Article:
I've been a CSCS (BS in Athletic Training) personal trainer since 1990 & I find this article very interesting because I can truly see both sides.  While the following is a practical discussion, I do believe that anyone who is accomplished at their chosen profession deserves respect.  There are differences between training & group instruction, but both jobs are limited by how many hours there are in a day, how much $$$ the local session/class market will bear, and how much energy can one person honestly muster on how many sessions/classes per week .  So I get it that a family is less than excited that their loved one is serious with one of "us".  It can be challenging to settle into a strong & stable financial situation in our line of work-to be able to afford the house, car, finances to raise a family, etc.  So many things dictate our ability to earn that are outside of our control, like ownership's desire to maximize their earnings, clients/classes coming and going, & hours of the day, to mention a few.  Many have veered off to sideline income sources such online coaching & workouts, opening their own gyms & studios, presenting at CEC events & teacher trainings and many more creative endeavors, but the ones who really produce a significant additional income are rare when you really look at the numbers.  We all love the work and helping people become more fit, well, there's nothing better.  But the truth is that more often than not, it's a good part time income that ebbs and flows.  When I look at what my friends and clients in other fields have built in the same number of years working, I often wonder if I would have done better choosing another line of work.  I also understand I'll likely be working into my 60's & possibly 70's and while I love the idea of still working in the gym with clients, I wonder if I'll be up for the "hustling" it takes to keep my schedule even part-time full.  Personally, after 23 years in the industry, including opening and owning a small gym for 7 years, I've taken on a 2nd non-fitness related job that I can do from my home office and which can ebb & flow around my training schedule.  I'm developing a whole different skill set in work that I can see myself continuing for as long as I choose along with or instead of training.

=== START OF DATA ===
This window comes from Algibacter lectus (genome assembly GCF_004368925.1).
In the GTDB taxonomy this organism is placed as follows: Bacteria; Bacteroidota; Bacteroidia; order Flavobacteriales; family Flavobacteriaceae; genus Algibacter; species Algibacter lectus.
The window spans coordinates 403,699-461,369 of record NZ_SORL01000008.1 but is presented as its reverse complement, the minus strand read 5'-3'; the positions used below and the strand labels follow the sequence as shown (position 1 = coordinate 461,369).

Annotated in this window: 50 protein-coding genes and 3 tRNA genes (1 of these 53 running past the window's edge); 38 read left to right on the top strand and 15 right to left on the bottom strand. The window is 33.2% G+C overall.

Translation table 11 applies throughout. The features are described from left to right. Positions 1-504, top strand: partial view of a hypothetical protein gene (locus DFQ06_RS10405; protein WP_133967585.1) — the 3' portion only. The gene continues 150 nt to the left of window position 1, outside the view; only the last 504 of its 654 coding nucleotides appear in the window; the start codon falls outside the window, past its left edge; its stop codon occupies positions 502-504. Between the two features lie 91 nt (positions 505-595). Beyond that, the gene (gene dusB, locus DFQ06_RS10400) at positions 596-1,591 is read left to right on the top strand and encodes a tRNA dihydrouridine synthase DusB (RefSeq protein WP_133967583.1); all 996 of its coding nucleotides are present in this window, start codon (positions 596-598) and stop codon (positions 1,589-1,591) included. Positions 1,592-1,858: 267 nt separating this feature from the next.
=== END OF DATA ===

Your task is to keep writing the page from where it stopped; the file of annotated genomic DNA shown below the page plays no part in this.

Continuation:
Sweat Pump 02/12/2014

Noelle- really awesome perspective. You've got me going back to the drawing board. I think your experience really sheds light on the benefits and drawbacks, and what life might actually be like if we were to walk in your shoes, or a fitness professional's shoes. Thank you!

Taya 02/12/2014

Hi there!!
Great article. Funnily enough, I too was a lawyer and have also worked as a Fitness Instructor since I was 16! I gave up Fitness when I finally became a lawyer and moved to Singapore. 12 months into the job, I wanted to leave and moved back to Australia to do what I truly loved; inspire people. So, I'm back in Australia, coaching CrossFit, but also studying Physiotherapy - because, well, as your article suggests - I can't 'just be' a Fitness Instructor!! lol

Sweat Pump 02/12/2014

Hey Taya - Really cool story and journey. Thanks so much for sharing. Also nice to see you represent Australia here! Yea, i find in any career it's tough to do just one thing. And fitness people in general are always pushing themselves for more and more. Funny how that spills over for the instructors as well ;) great insight!

Jeri Sue Simon 02/13/2014

Amazing article. Thank you for posting this. So true!

Kristian Turner 02/13/2014

This is a great article - thank you for writing it. Beyond highlighting the work that instructors put into their jobs, I like that you still point out - really as your main focus for the piece - that fitness is empowering and can change lives. I hope that plenty of potential new participants read this, alongside all the professionals applauding your words, and take the plunge to try something new, inspiring and life-altering.


Sweat Pump 02/13/2014

Kristian and Jeri - thank you for your kind words Smile I agree. I hope people considering fitness don't shy away from it because they are concerned about perceptions. In fact, one of the lawyers I went to law school with actually does not practice law, she runs the groupX schedule for 24hour Fitness... and she does pretty well for herself! I just want people to be able to recognize that it takes a lot of worth. And if someone makes it in fitness, they deserve respect, not judgment.